2 min

A day of remembrance

This Sunday marks the 13th Transgender Day of Remembrance. Events will be held all over the world.

In Halifax, a vigil will be held at Veith House
(Click here for more info) in the north end of the city.

But I’d rather pay homage to the people who made me care about this day.

In the past few years, I have found myself meeting more and more people who identify as transgender, especially younger individuals. I can’t think of what life would be like in this city if it weren’t for the hard work done by the Youth Project and their programs for trans youth. I don’t know if trans-identified youth would have such a strong voice without a strong support system.

I think about people like Tanya Bloomfield, whom I wrote about in these very pages. She wasn’t able to stay in Canada. I think about people like my friend Charles. I won’t out Charles by using his real name because he fears for his job security. He doesn’t know what would happen if he was outed as being FTM. I think about Jenn, whose name I also am changing, because she tells me that although she is lucky enough to “pass” for a woman, she is keenly aware that she doesn’t always have a safe space to be open about her gender identity. That doctors often push surgery on her and other trans women because “passing” is supposed to make things easier. Jenn doesn’t want surgery. She likes her body the way it is.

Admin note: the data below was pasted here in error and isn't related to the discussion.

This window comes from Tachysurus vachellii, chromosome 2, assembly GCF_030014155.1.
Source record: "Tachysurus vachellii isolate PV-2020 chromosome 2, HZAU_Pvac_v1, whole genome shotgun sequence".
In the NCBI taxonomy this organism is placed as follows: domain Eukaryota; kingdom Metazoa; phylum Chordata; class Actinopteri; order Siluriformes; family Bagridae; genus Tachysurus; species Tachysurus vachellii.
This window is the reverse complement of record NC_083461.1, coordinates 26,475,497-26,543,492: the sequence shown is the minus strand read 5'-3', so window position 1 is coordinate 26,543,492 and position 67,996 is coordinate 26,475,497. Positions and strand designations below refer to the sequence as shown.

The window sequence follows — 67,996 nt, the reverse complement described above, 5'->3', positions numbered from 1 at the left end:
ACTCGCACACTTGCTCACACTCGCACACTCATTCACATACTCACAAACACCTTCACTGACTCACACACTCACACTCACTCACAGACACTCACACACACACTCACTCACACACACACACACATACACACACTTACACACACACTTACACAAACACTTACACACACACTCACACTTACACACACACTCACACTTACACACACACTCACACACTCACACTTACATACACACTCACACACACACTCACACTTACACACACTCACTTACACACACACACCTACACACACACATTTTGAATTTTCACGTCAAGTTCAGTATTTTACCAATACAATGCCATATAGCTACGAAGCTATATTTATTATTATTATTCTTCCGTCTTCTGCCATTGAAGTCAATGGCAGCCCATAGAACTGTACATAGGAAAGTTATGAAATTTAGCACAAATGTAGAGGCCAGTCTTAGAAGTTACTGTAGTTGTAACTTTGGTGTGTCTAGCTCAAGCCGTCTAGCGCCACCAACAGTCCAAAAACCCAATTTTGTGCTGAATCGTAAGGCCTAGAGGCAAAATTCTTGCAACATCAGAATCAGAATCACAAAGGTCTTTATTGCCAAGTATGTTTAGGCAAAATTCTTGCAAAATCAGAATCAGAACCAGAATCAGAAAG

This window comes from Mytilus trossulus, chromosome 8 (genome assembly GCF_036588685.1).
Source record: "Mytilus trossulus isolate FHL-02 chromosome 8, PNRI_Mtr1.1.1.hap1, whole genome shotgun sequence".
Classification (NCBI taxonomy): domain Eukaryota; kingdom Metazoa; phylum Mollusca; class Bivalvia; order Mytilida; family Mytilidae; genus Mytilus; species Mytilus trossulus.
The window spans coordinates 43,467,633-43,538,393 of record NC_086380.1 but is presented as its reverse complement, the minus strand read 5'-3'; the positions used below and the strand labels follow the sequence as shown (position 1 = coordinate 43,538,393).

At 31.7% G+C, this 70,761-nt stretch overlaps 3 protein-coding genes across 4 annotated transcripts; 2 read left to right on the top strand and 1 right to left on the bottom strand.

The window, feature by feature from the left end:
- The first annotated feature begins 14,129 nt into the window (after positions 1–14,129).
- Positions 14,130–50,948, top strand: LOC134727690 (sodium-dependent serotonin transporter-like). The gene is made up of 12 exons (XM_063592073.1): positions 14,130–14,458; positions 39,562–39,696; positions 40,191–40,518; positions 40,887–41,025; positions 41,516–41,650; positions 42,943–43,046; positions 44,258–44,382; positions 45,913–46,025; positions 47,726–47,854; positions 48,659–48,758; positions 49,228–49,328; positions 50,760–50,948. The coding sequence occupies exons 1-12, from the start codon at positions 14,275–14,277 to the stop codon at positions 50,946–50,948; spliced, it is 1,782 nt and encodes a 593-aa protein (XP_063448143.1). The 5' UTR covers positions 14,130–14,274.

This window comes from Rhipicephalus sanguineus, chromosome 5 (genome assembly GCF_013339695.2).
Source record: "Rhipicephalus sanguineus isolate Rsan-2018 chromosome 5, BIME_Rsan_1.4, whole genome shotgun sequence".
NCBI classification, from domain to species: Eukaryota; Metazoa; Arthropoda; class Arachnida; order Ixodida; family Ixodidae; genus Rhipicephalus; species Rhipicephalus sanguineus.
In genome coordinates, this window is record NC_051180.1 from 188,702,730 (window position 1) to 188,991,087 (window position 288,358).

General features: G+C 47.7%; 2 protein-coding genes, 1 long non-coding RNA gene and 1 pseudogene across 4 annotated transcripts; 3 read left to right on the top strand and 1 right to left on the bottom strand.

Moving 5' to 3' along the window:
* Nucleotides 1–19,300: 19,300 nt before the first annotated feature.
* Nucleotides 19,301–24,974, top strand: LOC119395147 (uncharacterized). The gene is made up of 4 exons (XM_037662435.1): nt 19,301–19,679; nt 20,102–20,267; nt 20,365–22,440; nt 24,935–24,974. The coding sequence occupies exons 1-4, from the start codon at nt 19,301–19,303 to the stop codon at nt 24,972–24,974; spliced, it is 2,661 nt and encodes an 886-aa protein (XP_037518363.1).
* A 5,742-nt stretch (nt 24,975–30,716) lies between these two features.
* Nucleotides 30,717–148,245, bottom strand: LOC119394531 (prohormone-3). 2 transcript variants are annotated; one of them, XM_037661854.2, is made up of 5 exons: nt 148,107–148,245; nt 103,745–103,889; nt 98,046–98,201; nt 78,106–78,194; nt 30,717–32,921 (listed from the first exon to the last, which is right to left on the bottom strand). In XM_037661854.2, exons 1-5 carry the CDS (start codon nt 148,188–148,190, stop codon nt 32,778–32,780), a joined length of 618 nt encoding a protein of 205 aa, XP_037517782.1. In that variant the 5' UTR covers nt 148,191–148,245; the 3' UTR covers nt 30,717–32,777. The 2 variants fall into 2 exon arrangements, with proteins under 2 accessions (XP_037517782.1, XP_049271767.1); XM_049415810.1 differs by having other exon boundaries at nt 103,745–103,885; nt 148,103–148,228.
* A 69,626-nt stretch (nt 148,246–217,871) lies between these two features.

I’d like to say I find myself incredibly lucky to have friends who are transgender (including those who identify as transsexual, gender-queer or gender-variant). I could write about how brave they are (though they are) or how strong they can be (because they can). I could write about how deeply I respect them for doing something as simple as living their lives in the best way they know how. But they know these things instinctively, because that is how they live their lives.

What are we remembering? People who want to live their lives, and those who lost them.


While writing this post, I was sent to a trailer for a film called Tales of the Waria. The film follows the lives of four transgender women who live in Indonesia, home to the largest Muslim population of any country in the world. Check it out.

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